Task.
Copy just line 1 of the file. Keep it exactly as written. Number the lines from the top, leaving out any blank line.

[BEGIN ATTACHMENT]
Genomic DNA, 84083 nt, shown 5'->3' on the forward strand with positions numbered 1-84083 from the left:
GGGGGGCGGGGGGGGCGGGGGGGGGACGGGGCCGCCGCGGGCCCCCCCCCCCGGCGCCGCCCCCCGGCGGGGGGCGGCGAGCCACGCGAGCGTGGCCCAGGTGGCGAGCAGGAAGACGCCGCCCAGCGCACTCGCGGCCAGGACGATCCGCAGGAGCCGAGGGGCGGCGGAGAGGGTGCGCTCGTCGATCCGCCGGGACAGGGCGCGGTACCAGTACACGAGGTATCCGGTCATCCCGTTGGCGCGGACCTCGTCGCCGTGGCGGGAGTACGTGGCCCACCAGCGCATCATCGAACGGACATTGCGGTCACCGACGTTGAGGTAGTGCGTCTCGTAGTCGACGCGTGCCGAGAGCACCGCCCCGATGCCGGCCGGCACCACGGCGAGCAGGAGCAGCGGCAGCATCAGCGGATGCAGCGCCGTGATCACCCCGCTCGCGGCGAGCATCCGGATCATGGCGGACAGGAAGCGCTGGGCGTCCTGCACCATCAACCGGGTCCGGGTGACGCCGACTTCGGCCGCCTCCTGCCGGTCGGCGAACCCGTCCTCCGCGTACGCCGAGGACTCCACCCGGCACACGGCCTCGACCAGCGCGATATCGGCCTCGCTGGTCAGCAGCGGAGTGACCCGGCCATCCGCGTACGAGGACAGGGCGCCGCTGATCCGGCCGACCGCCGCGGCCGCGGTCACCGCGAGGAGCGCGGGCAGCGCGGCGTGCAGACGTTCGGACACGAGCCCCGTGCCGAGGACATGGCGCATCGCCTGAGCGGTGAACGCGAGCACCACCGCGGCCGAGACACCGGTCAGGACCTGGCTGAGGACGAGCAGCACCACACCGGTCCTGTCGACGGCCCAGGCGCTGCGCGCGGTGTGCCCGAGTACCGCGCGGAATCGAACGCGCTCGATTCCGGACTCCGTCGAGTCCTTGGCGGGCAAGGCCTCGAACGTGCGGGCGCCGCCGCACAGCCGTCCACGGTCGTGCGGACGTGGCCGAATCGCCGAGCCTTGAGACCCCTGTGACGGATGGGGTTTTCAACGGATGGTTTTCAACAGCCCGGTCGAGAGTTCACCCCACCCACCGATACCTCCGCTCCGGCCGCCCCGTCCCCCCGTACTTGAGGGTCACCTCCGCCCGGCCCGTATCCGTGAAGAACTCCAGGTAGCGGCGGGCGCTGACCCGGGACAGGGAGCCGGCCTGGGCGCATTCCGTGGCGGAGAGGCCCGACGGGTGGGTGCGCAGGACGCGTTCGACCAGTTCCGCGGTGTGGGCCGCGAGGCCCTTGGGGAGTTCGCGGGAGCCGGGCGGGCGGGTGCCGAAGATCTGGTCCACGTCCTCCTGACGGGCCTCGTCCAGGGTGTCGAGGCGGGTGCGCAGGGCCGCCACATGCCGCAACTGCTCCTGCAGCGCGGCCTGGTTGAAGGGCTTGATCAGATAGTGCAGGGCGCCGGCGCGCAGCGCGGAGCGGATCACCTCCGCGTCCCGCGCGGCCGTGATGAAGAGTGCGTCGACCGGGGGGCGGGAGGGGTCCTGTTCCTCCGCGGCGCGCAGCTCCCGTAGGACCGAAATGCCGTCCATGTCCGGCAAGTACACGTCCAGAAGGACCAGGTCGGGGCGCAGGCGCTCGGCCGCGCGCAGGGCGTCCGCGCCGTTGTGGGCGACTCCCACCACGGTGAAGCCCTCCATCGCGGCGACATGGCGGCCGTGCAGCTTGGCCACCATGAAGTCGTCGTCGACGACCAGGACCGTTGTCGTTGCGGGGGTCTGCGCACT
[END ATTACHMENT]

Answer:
Genomic DNA, 84083 nt, shown 5'->3' on the forward strand with positions numbered 1-84083 from the left: